Monday, 15 October 2012

Whom to tax?

In a Tale of Two Conferences there seems to be a desparity of thinking between the two Coalition parties.

George Osborne has proposed saving another £16bn from the budget by 2016/7 harvesting from the Welfare system in savings rather than rising taxes.

Vince Cable and the Libdem conference voted in favour of Mansion taxes to hit homes valued over £2m as rich internationals can hide their money abroad but they can't move their houses.

Which one is more in line with the public view of things?

Fair enough the Conservatives are not talking about rising taxes BUT if you are cutting benefits and people's income then they will still end up at the same destination - less money in their already depleted pockets.

One of the brave strategems is the cutting of housing benefits for the under 24s making people stay at home and save up for a deposit rather than just finishing school and demanding a house. In a way it sounds very good but at the other end of the scale - if you can't get a job, you become a drain on your parents pocket.

Although there is a feeling of entitlement that has swept through this nation - The state HAS to do this for me etc, that should be overcome, there are also lots of genuine cases of welfare. It is easy to weild the axe and say that people don't need this and that but it should be weilded with campassion and thought like a surgeon with a scalpal not a drunk headsman.

So who is going to stand up for the working family?

Ed Miliband? He couldn't stand up if his seat was on fire.

Nope, our hope lies in the hands of the Right Honorable Nick Clegg MP who is frankly a little confused and angry by the Chancellor's announcement.

According to his Radio 4 interview the other day the Deputy Prime Minister says he hadn't agreed to the Housing allowance change - a fact backed up by Simon Hughes on BBC's Question time who when asked about it said; We don't agree with it and we'd scrap such a move.

Nick went on to say;

The idea that of the £16bn we're going to scoop out £10bn from welfare - which will inevitably hit the poorest before asking anything of the wealthiest -no. Flatly, no.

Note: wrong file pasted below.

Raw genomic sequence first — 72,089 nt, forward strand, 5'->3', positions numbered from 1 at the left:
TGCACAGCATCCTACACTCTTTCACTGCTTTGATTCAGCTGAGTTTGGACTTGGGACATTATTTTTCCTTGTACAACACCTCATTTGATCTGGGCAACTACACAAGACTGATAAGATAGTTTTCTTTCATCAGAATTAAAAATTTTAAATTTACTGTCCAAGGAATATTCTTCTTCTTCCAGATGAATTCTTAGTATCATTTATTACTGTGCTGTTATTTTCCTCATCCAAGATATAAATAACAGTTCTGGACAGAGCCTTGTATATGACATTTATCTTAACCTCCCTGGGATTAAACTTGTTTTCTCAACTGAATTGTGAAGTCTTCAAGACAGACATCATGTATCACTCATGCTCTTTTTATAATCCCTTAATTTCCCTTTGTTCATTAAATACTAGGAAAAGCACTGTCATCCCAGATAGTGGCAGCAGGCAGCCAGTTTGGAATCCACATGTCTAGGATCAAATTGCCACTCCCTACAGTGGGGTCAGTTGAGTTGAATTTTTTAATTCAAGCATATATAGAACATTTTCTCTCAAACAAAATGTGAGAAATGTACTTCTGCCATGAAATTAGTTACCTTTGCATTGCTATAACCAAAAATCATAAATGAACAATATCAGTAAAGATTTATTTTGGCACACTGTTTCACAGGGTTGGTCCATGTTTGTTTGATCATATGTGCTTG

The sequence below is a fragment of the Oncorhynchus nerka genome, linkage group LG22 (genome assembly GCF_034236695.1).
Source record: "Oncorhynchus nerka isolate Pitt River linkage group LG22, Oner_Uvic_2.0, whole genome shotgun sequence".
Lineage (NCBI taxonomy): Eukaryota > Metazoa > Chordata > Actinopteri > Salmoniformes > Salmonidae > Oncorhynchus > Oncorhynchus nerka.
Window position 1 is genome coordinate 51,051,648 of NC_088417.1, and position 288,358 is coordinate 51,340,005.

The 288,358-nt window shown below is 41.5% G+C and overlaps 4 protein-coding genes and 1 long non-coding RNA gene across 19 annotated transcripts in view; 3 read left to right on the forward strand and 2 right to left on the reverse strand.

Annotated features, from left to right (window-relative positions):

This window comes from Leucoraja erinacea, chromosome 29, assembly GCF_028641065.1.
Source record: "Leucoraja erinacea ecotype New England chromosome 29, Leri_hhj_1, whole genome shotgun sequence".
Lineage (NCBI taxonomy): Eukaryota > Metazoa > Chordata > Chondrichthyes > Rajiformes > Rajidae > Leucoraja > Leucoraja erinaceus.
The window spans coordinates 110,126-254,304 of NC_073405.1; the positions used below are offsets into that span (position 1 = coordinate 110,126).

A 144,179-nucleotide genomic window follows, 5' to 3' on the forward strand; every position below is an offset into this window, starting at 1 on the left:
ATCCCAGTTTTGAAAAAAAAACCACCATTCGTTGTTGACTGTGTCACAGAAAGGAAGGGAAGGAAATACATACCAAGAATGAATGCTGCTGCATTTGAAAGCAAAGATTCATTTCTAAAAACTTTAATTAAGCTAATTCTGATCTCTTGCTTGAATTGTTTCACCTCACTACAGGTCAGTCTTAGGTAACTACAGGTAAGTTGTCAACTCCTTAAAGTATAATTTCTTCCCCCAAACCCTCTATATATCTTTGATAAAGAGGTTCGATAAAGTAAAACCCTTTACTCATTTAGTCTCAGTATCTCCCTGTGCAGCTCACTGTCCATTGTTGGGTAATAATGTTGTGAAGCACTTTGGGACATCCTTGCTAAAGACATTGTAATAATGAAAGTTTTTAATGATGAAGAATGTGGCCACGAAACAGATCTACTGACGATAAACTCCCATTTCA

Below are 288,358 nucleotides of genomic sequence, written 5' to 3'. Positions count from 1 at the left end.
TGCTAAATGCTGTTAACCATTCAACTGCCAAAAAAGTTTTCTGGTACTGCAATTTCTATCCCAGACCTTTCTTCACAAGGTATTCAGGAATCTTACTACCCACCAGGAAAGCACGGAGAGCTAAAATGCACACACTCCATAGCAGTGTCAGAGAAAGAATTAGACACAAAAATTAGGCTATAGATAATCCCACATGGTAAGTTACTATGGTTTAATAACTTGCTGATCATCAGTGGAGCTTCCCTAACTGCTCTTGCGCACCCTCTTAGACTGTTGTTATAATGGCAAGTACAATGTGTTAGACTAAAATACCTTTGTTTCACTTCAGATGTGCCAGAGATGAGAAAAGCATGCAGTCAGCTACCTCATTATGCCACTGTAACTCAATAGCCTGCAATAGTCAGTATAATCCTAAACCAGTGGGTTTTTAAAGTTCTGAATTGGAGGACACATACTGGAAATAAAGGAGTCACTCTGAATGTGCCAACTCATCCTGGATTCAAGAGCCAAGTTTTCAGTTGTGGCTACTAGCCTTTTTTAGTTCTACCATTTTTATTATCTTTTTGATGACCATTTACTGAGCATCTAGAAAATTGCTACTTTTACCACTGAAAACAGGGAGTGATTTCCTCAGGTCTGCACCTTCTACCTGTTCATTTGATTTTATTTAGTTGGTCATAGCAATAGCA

I start from a very simple principle that when we're all having to make sacrifices... you ask people at the top and then work down. You don't ask people at the bottem and work up.

I think it's unrealistic to assume that you can't make any more savings from welfare... but it hasn't been agreed in Government.

I certainly don't agree with the idea that you just pluck a £10bn figure out of the sky and say 'that's what we're going to do' without asking how you can do that more fairly

These will be welcome words for many people in the same boat (and indeed the many who are worse off than I) as my family across the nation, many living in Medway and other urban areas.

It seems that the Conservative element want to wring blood from a stone and countless administrations have tried it before and run up against a brick wall. As the Wealth gap appears to grow more and more distant with each passing year can it not be said; Enough is enough?

I understand that it isn't fair that the "Sucessful" are stung more than the "Unsucessful" but the simple fact is that people are at the end of their bank balances and unable to support themselves or their families and the rich well...

It seems to me that for the "Duration of the economic emergency" we should look to the Haves rather than the Have nots for more money and why a Mansion tax has been ignored is beyond me.

In the spirit of World War One, whose centenary is up coming they should ask; Not what your country can do for you but what you can do for your country and if we're truly in this together Dave and George... why do the many who have less have to suffer more than the less who have more?

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